Filippo shot him a glance of appreciation, and one after the other they made their way into the passageway, along which they had to proceed bent nearly double. What a feeling! One seemed to be walking miles underground. A chill current of air followed them, "And the smell," whispered Giovanni, "seems to be centuries old."

At a bend, they came upon Filippo's spade and pick. Each silently shouldered one of the implements. The corridor had risen in height and flattened out beneath their feet. "Perhaps this was made by the early Christians when they were persecuted, and leads to one of their secret meeting places."

"We'll find out—if our breath lasts. Don't you find your breathing hard, my Giovanni?"

"That I do. And see how dimly our tapers burn."

They walked on, abreast now, in the heavy echoing silence, that seemed to hem them in and weigh them down like something living.

"This is as far as I've gone," announced Filippo suddenly, as, making a turn, they found their way blocked.

"It doesn't look as if we could get through," returned Giovanni disappointedly.

"I think we can. Hold your candle up."

Both boys raised their candles, moving them about. At one place the flames leaped up brightly. "There is air coming through here! Hold the lights and I'll take a try with the pick."

After some minutes hard labor, Filippo admitted: "Can't seem to make any progress. See what you can do, my friend."

Giovanni carefully searched the obstructing mass with his light. Then pushing in his pick as a pry, he gave a tug. "It is moving!" the friends exclaimed together as the center stone budged.

"Take care it doesn't come down on us!" cautioned Filippo.

"I'm keeping that in mind. "

Giovanni continued working, slowly and carefully, from the top down. He tested the rocks from time to time to see how secure they were. He deliberately piled up those he had succeeded in extracting. Although he was working longer than Filippo had, because with less violent effort, he seemed to be making hardly more headway.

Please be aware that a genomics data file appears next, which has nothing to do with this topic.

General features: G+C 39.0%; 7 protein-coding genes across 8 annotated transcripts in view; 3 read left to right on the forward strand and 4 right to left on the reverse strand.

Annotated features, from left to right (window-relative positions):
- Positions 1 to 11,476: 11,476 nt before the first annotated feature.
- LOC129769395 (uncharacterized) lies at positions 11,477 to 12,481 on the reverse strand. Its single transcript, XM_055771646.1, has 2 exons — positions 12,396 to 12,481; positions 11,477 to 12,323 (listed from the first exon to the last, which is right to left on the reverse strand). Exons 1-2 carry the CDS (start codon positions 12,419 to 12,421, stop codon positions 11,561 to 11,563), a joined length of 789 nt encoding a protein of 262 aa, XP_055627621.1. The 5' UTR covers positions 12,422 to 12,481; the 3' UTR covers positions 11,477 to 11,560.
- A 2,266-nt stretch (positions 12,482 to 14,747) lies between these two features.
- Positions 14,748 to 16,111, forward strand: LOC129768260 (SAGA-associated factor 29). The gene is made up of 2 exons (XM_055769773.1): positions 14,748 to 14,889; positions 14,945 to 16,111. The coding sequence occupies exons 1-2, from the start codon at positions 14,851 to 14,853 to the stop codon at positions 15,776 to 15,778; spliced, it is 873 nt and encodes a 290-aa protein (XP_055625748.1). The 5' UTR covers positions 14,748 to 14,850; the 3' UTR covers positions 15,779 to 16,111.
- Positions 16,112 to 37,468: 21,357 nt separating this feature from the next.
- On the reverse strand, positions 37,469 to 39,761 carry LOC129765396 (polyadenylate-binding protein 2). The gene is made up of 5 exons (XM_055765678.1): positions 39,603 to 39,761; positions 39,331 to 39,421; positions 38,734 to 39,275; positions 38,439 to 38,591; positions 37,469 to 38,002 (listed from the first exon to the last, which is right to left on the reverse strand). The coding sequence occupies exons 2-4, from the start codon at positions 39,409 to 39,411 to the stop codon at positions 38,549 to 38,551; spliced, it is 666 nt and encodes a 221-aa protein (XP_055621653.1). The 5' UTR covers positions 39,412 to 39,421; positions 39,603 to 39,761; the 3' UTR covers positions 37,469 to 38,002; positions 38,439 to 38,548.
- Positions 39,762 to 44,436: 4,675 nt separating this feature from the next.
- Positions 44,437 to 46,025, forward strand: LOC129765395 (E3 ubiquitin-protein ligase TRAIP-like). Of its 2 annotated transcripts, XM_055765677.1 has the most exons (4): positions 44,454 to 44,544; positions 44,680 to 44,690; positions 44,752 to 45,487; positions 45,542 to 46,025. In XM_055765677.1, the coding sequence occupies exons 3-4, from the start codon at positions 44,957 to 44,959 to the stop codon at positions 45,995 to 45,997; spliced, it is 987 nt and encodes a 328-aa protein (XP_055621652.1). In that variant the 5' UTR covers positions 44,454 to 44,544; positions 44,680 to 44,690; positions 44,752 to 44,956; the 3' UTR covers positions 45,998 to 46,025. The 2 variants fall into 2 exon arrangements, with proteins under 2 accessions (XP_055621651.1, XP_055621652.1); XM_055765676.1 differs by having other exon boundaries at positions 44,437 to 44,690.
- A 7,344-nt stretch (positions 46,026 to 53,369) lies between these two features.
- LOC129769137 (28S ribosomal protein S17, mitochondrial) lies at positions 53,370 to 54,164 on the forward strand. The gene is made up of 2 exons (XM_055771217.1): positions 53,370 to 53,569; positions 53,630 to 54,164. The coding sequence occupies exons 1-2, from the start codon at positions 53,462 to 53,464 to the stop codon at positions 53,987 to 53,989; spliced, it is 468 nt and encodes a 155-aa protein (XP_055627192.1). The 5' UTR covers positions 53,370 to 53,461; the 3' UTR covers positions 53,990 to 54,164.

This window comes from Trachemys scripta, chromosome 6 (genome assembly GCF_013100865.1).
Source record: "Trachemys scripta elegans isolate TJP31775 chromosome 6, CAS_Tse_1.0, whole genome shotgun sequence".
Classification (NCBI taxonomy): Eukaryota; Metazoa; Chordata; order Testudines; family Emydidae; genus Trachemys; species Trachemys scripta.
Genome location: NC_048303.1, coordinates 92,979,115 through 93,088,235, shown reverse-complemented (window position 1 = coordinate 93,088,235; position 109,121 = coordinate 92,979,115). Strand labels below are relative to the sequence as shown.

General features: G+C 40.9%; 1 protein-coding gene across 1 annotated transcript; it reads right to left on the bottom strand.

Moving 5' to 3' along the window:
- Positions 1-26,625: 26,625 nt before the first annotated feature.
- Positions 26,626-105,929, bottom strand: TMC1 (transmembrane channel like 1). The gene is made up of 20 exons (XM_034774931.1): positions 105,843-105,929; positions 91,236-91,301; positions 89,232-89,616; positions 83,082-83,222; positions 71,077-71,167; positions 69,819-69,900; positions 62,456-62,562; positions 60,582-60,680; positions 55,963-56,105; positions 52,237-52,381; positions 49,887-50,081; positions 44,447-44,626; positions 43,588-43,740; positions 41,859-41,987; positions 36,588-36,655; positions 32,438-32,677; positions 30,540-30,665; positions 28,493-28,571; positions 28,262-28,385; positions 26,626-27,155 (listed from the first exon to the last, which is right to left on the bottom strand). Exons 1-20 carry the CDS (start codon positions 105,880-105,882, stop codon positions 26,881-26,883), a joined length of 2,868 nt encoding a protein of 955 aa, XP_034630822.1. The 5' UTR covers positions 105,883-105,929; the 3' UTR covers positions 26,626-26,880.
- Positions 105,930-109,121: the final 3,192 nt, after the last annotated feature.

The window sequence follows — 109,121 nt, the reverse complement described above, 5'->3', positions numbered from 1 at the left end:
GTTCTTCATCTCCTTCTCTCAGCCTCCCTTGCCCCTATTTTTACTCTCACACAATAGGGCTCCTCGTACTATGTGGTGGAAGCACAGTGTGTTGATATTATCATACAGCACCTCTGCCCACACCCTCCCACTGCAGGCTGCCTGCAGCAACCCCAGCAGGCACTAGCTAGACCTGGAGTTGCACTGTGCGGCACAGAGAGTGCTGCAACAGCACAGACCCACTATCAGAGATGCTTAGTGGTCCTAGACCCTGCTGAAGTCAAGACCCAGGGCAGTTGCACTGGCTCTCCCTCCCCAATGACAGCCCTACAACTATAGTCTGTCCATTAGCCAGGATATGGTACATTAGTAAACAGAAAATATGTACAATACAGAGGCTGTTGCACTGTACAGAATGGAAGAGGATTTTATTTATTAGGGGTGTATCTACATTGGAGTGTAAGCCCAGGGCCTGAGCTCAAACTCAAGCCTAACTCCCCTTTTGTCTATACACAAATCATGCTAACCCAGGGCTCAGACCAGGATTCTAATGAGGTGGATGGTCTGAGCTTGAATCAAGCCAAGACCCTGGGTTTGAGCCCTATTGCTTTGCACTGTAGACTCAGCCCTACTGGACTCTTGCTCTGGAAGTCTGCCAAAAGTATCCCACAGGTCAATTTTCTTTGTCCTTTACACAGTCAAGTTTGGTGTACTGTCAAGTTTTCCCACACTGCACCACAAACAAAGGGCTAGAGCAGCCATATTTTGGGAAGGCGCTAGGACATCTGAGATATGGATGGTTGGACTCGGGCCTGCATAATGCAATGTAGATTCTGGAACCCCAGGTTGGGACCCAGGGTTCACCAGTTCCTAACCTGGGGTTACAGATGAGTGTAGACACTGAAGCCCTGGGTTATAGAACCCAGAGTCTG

"My turn," said Filippo, and taking his place, gave a strong blow with his pick.

"Don't! Don't do that!" ejaculated Giovanni, seizing his arm. "You'll bring the whole roof down on us!"

As if in answer to his warning there was the crash of falling stones. The friends, plunged into darkness, toppled back.

Nothing further was heard. Succeeding in striking new lights, they looked around.

"Here! Here!" screamed Filippo, beside himself with joy. "See! See!"

Giovanni already saw, and met Filippo's eager hug. "It is the find of a lifetime!"

They were gazing, flushed cheek by flushed cheek, through a small hole into a stone vault.

"Who knows what treasures of antiquity are there!"

"We must get in!" cried Filippo, and began almost wildly to enlarge the aperture.

"Careful! Careful!" urged Giovanni, as the whole tunnel seemed to tremble. "Perdio!!!"—this last as a chip of stone hit his neck. "Have patience, Filippo! You're too headstrong; we've got all afternoon for this."

Fillipo paid no attention except to shout: "Back, step back, Gian! I must have room for my pick."

Giovanni did so, and stood watching. The hole grew bigger and bigger.

"I'll get this rock, and there'll be space enough."

"Better make sure the sides are safe, first. "

"They're all right, "muttered Filippo through clenched teeth as he devoted all his effort to his pick. "Hold those lights higher, will you, Gian!"

After a moment of concentrated effort; "It's coming!" he exulted.

"Run! Run!" screamed Giovanni.

Filippo whirled round at the warning, but tripped over the spade and fell flat on his face.

With a wild inarticulate cry, Giovanni sprang forward to protect him, hands upraised. At the same instant, the side walls as well as the divided front one collapsed. Human shrieks were lost in the roar.

For moments the clang and reverberations of the crash filled the ears like an ocean. Then, from under the mass of stones and earth, Filippo's weak and agonized voice sobbed to the body across his: "Giovannino! Giovannino I You aren't dead? Oh, you've given your life for mine! O God, take me too."